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Project Summary


Projekt Summary




There is a troubling trend in science classrooms throughout Europe.  School-aged students’ interest in science-related careers has been waning, achievement in science has been decreasing in many countries, and there is a widening gap between students based on migration background.  These trends are especially alarming given that scientific and technological competencies are playing an increasingly critical role in economic growth and societies’ ability to address complex global challenges.

Decades of research in science education have consistently established that inquiry-oriented (emphasizing questions, evidence, explanation, and communication), coherent (emphasizing a small set of key ideas over time through connected inquiry lessons) instruction aligns with current understanding of how students learn, creatively engages students in both the practice and content of science, and helps to engage diverse learners in the collaborative co-construction of scientific knowledge. Yet, despite widespread availability inquiry-oriented curricular resources, typical school science instruction often looks starkly different from the coherent, inquiry-oriented learning environments that the science education research literature has shown to be effective. Science teacher education experiences are critical for addressing this disparity by helping new teachers learn to teach science using pedagogy that is likely quite different from that which they experienced as science students.  In this strategic partnership, we focus on sharing best practices for designing effective science teacher education that supports new teachers in implementing coherent, inquiry-oriented pedagogy.

We have assembled a group of six partners in the Baltic region and Turkey (which represents a substantial fraction of the migrant population in the Baltic region) to share and reflect upon promising approaches in science teacher education that can support preservice and new teachers in designing and implementing coherent, inquiry-oriented science instruction.  Each project partner institution already has rich experience in providing science teacher education and in the development and support of coherent, inquiry-oriented science instruction; this project will help to bring this expertise together to engage in much-needed knowledge sharing and to spur future innovation in science teacher education.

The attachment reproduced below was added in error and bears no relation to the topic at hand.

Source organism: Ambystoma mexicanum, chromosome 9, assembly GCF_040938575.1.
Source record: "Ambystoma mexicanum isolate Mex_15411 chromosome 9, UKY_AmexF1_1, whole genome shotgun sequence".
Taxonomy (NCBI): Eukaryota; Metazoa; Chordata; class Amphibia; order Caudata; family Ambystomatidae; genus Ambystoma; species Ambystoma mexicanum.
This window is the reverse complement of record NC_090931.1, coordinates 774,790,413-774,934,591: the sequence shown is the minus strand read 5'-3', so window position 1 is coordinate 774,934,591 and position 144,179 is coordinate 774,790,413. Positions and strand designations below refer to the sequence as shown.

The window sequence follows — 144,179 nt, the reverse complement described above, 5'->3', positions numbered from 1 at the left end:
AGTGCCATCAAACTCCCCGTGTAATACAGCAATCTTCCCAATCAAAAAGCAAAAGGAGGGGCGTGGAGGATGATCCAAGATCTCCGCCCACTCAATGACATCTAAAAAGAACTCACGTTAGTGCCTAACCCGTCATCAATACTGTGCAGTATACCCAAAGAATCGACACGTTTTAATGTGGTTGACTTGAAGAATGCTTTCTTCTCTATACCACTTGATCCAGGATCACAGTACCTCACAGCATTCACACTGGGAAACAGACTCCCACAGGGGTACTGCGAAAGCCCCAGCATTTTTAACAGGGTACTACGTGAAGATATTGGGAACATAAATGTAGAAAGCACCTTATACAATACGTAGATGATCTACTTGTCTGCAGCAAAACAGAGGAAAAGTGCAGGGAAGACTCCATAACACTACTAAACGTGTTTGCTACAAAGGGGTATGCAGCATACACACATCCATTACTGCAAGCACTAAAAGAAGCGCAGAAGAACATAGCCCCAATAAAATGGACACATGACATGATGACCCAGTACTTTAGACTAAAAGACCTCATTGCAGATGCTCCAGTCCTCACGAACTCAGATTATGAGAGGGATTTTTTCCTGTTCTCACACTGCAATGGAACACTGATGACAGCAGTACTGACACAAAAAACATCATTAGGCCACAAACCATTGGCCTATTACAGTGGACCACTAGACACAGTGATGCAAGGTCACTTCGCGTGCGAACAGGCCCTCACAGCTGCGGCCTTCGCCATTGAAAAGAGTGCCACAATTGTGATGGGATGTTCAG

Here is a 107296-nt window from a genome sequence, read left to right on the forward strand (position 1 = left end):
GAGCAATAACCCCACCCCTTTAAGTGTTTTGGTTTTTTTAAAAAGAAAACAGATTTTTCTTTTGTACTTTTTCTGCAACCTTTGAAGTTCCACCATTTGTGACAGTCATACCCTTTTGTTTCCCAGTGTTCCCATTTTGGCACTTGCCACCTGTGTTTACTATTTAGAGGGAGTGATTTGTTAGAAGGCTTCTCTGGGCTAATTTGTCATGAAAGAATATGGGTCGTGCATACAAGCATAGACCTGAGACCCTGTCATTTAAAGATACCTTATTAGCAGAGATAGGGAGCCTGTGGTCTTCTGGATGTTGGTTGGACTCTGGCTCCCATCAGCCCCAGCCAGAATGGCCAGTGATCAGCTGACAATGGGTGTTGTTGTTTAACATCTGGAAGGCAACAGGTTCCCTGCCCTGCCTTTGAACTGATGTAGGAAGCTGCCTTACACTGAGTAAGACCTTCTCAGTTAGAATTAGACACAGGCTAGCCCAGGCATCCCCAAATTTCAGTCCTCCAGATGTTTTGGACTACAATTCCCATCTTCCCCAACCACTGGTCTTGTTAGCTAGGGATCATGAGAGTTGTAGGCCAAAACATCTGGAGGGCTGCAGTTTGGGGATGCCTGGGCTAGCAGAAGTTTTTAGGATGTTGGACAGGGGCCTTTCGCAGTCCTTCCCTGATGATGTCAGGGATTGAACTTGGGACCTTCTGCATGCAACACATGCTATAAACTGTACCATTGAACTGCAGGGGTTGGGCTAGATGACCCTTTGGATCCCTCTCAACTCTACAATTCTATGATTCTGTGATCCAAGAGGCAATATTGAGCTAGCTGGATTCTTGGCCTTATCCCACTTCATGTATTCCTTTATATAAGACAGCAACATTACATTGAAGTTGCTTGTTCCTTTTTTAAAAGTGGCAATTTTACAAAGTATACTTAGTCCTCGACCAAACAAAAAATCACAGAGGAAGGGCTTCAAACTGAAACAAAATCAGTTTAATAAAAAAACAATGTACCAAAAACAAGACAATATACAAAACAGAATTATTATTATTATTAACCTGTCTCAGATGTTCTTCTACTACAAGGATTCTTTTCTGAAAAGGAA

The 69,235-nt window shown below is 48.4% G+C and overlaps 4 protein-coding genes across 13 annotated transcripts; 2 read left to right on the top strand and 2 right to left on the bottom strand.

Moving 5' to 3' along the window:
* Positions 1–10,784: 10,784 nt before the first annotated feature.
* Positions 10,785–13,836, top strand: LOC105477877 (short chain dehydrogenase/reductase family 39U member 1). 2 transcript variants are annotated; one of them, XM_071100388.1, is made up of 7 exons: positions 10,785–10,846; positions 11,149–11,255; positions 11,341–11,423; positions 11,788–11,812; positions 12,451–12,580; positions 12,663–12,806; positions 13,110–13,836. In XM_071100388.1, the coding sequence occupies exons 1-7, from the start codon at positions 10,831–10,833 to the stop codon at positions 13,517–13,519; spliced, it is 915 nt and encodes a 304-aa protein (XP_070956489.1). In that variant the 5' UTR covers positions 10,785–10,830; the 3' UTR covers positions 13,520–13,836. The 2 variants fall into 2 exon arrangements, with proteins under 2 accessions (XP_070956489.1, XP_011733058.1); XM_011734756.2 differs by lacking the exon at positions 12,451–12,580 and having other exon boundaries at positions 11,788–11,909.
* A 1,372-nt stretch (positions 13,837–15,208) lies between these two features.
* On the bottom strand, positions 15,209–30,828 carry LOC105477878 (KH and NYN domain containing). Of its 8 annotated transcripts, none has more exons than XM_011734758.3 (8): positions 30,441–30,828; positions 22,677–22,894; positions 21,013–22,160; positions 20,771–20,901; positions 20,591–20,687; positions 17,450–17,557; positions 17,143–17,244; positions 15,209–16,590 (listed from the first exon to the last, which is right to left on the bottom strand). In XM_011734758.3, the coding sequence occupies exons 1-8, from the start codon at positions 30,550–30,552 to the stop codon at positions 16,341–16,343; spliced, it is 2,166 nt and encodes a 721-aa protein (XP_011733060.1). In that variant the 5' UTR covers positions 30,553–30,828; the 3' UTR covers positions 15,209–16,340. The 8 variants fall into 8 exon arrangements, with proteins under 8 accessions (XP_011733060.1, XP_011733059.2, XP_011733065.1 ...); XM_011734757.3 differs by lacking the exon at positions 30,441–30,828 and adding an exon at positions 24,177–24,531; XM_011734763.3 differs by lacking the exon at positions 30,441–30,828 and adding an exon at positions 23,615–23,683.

We structure our partnership using the same design principles of coherent science instructional environments that we seek to promote, including contextualizing learning with meaningful questions, focusing on a small set of core ideas over time, and fostering reflective collaboration and communication.  We organize project activities according to the overarching (driving) question: “How can teacher education experiences better prepare new science teachers to implement coherent science instruction?”  To address this question, we have designed a series of workshops in partner countries across the Baltic region.  In each workshop, host science teacher education institutions work with local stakeholders (school-based educators, policy-makers, and teacher professional developers) to showcase promising practices for promoting coherent science instruction through teacher education, and host institutes receive reflective feedback from other project partners.  By using the principles of coherent instruction to structure our partnership, we both model best practices and ensure that activities build on each other over time.

Throughout the project, partners will collaborate to identify and refine a set of best practices and modules for supporting new teachers in designing and implementing coherent instruction in their science classrooms.  These practices and modules, along with a set of identified challenges and future directions for supporting instructional coherence through science teacher education, will be presented in a final report to be distributed freely to all science teacher education institutions throughout Europe.  The work of the project will result in shared, concrete strategies for improving science teacher education in order to prepare the next generation of science teachers to address the challenges of low student interest and achievement that are too common in European science education today.  Further, this partnership will set the stage for deepened collaboration as we work together to support science pedagogy that prepares students for full participation in an increasingly scientific and technological world.